It’s probably safe to say that not since Noah has one person attempted a collection so vast. And while Noah’s job was to save animals so they could reproduce after the flood, Sartore’s aim is to record animals before they disappear. He’ll probably run out of time for many of them. It’s taken 10 years so far to photograph about 6,500 of the estimated 12,000 species he wants to record. He keeps a tally at joelsartore.com/photo-ark. Sartore estimates it will take him 15 more years to finish. The first batch appears in “The Photo Ark,” and its assortment of creatures is fascinating. From ugly bugs and serene snakes to nervous birds and primates who honestly look pensive, the photo album of fauna will change the way you think of turning a field or forest into the next mall or housing development.
“It’s supposed to overwhelm people with what life looks like on Earth,” he said in an interview on “CBS Sunday Morning.” The book does that.
Sartore photographs in zoos and in the wild but with portable studio equipment, which, he writes, helps create unexpected reactions from his subjects. The animals’ senses are piqued in the unfamiliar surroundings, notably in the case of two jaguars caught smelling the white paper backdrop.
These aren’t scientific photos that are unemotional and detached. When Sartore looks at animals with curiosity, he finds details in them that remind us of, well, us. For the mammals, birds, lizards and more than a few fish, being photographed leads to inquisitive expressions — if we can use that word with creatures we humans assume are just, you know, animals.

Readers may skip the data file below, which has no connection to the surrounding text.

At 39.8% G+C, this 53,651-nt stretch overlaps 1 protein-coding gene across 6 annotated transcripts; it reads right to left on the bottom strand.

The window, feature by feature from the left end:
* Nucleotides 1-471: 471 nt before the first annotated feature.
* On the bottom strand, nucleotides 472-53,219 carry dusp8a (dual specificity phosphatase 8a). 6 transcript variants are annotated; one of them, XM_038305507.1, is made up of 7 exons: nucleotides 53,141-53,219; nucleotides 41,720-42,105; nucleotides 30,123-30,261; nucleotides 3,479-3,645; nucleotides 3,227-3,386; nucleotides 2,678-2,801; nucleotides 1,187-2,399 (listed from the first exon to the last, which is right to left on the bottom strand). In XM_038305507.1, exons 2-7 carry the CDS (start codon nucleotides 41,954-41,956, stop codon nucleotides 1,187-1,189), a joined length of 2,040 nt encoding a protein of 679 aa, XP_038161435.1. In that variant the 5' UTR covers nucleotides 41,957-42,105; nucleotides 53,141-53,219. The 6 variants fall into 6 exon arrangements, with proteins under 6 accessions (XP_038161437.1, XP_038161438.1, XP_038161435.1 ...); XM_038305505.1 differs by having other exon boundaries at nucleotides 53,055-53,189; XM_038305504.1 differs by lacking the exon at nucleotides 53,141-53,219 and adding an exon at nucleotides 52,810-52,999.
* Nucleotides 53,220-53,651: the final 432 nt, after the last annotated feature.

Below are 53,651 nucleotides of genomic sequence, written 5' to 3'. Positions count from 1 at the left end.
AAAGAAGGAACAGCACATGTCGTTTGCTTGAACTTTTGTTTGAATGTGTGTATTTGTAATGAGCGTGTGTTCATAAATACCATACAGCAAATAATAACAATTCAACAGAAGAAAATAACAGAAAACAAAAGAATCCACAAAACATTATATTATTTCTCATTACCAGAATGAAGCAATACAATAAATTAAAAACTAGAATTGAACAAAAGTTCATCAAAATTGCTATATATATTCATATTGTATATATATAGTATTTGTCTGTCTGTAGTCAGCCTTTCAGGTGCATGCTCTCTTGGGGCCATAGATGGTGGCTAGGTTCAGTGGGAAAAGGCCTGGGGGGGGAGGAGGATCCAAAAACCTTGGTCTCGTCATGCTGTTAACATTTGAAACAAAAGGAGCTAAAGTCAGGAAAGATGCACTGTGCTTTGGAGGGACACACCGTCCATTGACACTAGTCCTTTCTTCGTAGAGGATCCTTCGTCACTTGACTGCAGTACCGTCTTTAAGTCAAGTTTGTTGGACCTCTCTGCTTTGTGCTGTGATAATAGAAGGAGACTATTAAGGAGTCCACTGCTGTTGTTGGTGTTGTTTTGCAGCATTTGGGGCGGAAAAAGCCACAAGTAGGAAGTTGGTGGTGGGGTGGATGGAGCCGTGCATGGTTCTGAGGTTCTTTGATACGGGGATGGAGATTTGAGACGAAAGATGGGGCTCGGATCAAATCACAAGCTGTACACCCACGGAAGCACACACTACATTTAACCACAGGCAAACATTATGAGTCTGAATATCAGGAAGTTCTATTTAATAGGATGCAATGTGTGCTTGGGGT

If you do think the life forms that vastly outnumber we humans are just animals, look into the eyes of Sartore’s subjects. A jaguarundi cub looks lost in thought. A northern tamandua appears to be hailing a cab. The expressions on a pair of Gee’s golden langurs will remind you of a professor who just realized you didn’t do the reading.
Animals that have rebounded from the brink of extinction populate the final chapter of the book, living proof that endangered species can grow back to healthy populations. Yet even human intervention won’t save every species. That’s the way nature works: adapt or die
Stephen Wolgast is an instructor at the A.Q. Miller School of Journalism and Mass Communications at Kansas State University. You can write him at [email protected]